The ’meta-review’ of ‘The Poverty of Territorialism’ by Alois Humer (2020) in Raumforschung und Raumordnung deserves a meta-answer, starting with observing the coincidence of its being reviewed in a journal once implicated in the Third Reich (Kübler 2007; Mädling, Strubelt eds. 2009) with my father its victim. Concerning the review itself, its recounting that my work has been reviewed – thank you very much – extensively in English-language journals provides the occasion for saying thank you to the reviewers so far, rising stars amongst them. They have undertaken to debate my work when universities expect more tangible ‘output’ relevant for the citation index.

Not the least among them, the author of this one of the Austrian Academy of ScienceI happen to know since I was a guest at the University of Vienna where he was preparing for his PhD. We have kept in touch when he was at Aalto University – not the least amongst academic institutions – and from our joint contribution, with Dominic Stead, to a book Alois co-edited. (Fassman, Rauhut, Marques da Costa, Humer eds. 2105) And, yes, I appreciated his being the discussant at the ‘Urban Book Series‘ event in Vienna in December, 2019.

A ‘thank you’ is also due to the journals, ever so concerned about their ranking based on citations, for continuing to publish reviews, including this one of a work that is, reviewers testify, out of the ordinary. More an extended essay, it cocks a snook at the drift towards hefty, multi-authored, sumptuously referenced volumes.

Alois in this review senses my change of mood as regards ‘Europe spatial planning’, shorthand for EU members planning with – and against! – a Commission trying to knock sense into the development of the EU and its territory, in so doing never being averse also to playing its own power games. Which took me from seeking out opportunities for mutual learning wherever they presented themselves to identifying a ‘territorialism’ carving up of the land surface of the earth into state territories as a fundamental issue. Which implies thinking – and for the most part rejecting – European integration taking the form of a federation: territorialism writ large. Alois duly reports on my trying to think in terms of other figures of speech: states as island forming an archipelago, states as ice floats drifting in the sea, and the EU as a cloud of arrangements. With others, he remains unconvinced but eager to see me working on a realistic alternative.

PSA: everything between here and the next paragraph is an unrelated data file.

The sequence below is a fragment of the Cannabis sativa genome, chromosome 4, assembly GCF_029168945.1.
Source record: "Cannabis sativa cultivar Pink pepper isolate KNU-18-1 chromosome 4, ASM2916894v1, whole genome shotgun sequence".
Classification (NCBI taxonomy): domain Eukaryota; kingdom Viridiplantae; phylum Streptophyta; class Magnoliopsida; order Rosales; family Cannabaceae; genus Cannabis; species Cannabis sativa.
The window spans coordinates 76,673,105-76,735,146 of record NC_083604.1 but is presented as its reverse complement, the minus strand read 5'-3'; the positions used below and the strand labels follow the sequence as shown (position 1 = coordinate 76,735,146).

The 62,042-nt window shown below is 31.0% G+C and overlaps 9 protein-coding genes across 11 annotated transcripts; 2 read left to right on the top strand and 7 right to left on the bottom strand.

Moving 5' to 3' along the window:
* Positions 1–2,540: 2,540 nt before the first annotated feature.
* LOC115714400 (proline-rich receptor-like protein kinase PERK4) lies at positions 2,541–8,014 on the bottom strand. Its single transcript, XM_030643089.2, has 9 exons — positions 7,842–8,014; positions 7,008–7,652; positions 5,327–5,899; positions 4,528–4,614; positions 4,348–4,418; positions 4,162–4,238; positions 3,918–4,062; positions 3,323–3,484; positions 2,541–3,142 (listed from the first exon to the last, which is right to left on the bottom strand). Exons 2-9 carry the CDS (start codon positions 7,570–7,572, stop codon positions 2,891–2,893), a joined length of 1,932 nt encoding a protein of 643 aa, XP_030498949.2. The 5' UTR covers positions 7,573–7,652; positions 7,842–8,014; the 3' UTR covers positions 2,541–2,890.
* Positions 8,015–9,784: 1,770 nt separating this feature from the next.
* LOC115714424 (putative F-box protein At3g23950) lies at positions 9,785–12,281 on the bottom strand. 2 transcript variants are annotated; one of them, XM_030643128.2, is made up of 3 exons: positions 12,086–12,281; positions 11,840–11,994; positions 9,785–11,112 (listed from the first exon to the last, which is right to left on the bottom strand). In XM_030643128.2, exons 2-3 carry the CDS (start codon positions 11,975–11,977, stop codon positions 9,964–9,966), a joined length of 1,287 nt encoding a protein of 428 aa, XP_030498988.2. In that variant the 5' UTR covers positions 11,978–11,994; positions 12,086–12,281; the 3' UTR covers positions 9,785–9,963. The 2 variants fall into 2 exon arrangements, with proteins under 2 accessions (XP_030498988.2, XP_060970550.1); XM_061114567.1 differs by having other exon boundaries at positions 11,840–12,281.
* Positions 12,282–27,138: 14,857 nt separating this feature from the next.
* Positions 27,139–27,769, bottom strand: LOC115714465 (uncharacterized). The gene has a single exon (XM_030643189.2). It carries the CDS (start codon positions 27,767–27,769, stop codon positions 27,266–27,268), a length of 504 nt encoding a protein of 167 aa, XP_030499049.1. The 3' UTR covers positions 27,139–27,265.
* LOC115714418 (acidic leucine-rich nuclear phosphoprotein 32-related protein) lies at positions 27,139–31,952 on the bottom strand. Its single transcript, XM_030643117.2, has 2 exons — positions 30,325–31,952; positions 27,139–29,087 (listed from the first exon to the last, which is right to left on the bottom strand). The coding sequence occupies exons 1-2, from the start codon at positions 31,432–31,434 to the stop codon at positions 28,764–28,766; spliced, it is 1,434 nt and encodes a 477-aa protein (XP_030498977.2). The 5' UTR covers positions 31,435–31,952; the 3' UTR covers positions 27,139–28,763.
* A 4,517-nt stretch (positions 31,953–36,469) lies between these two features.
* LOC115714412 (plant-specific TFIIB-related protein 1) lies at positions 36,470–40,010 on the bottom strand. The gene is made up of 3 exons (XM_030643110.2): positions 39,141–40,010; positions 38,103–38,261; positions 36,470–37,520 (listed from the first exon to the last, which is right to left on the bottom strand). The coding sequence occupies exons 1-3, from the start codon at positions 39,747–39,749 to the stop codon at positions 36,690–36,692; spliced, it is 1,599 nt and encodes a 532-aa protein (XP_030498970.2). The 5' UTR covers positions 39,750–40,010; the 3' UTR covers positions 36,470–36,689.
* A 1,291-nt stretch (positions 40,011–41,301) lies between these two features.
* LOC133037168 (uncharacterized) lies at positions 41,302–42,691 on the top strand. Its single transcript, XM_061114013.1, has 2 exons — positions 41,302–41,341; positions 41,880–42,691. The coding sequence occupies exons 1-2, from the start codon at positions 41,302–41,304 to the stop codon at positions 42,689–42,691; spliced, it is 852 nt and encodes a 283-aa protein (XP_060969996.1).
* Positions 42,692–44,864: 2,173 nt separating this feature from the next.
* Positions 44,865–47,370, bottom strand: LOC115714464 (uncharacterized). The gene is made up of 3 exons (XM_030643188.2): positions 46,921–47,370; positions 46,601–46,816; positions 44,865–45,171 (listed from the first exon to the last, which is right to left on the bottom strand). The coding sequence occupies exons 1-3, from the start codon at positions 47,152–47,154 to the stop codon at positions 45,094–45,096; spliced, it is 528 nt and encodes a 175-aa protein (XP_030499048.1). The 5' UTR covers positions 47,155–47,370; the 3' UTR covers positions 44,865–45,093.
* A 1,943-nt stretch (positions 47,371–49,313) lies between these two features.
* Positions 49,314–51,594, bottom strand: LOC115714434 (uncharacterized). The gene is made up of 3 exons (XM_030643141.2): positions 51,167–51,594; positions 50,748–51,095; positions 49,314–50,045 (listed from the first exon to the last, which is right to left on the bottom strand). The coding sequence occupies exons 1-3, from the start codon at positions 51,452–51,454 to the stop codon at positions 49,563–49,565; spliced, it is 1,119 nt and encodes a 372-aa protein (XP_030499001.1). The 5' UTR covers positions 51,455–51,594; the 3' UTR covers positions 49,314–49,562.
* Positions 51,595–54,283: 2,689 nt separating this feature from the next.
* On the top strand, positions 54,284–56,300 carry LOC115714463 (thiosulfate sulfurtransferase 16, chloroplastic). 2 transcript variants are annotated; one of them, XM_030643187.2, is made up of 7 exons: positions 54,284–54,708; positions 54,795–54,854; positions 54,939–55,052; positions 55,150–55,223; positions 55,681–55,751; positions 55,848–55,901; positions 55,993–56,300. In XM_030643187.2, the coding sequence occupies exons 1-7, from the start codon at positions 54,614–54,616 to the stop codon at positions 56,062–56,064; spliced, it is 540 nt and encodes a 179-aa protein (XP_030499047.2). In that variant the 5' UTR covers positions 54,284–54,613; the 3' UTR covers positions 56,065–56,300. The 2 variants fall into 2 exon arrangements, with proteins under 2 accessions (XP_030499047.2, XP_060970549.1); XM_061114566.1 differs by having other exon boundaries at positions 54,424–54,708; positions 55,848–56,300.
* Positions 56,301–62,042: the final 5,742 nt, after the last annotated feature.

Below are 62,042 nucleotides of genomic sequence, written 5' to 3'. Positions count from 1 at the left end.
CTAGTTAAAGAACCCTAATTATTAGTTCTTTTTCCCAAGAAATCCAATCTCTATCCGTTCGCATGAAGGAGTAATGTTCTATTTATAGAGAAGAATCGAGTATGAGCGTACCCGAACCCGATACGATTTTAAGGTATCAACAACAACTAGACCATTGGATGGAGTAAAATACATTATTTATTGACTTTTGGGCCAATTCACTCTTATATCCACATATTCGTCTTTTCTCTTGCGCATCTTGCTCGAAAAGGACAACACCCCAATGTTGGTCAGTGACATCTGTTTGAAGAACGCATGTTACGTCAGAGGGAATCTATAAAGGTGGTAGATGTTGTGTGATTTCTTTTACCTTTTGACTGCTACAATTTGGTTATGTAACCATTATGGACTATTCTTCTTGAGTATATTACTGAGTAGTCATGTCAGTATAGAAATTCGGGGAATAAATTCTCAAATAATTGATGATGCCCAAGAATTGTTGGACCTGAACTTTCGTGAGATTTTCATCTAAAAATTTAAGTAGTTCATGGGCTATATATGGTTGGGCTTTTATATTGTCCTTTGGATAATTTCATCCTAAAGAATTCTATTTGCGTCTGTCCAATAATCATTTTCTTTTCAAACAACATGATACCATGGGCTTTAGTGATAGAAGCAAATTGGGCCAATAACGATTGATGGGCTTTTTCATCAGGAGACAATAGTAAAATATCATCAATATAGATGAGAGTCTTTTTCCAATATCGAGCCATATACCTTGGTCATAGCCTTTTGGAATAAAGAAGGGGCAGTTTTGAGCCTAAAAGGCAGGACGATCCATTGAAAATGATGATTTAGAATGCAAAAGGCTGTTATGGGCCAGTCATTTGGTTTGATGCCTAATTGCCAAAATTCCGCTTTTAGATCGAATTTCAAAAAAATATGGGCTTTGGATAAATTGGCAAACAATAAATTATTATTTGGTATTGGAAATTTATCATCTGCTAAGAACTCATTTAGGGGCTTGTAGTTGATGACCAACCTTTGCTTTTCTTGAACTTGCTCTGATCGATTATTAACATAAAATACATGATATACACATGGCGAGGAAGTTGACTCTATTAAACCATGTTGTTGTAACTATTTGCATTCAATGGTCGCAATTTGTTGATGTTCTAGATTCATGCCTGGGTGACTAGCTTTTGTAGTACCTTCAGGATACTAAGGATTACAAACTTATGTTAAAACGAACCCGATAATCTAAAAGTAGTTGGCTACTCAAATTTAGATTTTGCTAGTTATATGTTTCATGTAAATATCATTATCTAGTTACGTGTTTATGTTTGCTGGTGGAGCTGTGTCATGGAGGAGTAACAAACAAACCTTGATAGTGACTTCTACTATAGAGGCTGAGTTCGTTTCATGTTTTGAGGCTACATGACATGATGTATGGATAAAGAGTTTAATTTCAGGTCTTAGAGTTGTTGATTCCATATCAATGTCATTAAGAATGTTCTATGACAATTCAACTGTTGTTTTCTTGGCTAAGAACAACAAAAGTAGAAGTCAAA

With details unbeknown to me, exactly how to articulate this wish seems to have been discussed with the journal editor. Now, unlike with a similar promise to myself after ‘Cohesion, Coherence, Cooperation’ related in the ’Preface’ to ‘The Poverty of Territorialism’, I will not break this one: There will be no other book-size fulfilment of Alois’ wish from me.


Humer (2020) ‘Book Review: Faludi, Andreas (2018): The Poverty of Territorialism. A Neo-Medieval View of Europe and European Planning Cheltenham: Edward Elgar Publishing. 179 Seiten’ Raumforschung und Raumordnung – Spatial Research and Planning, 78(5): 1–3.

Fassman H, Rauhut, D. Marques da Costa, E., Humer, A. (Eds.) Services of General Interest and Territorial Cohesion: European Perspectives and National Insights, Vienna University Press, Vienna.

Kübler, A. (2007) Chronik Bau und Raum: Geschichte und Vorgeschichte des Bundesamtes für Bauwesen und Raumordnung, Wasmuth & Zohlen, Tübingen, Berlin.

Mäding, H., Strubelt, W. (eds) Vom Dritten Reich zur Bundesrepublik: Beiträge einer Tagung zur Geschichte von Raumforschung und Raumplanung. Akademie für Raumforschung und Landesplanung – Bundesamt für Bauwesen und Raumordnung, Hanover.

Please follow and like us: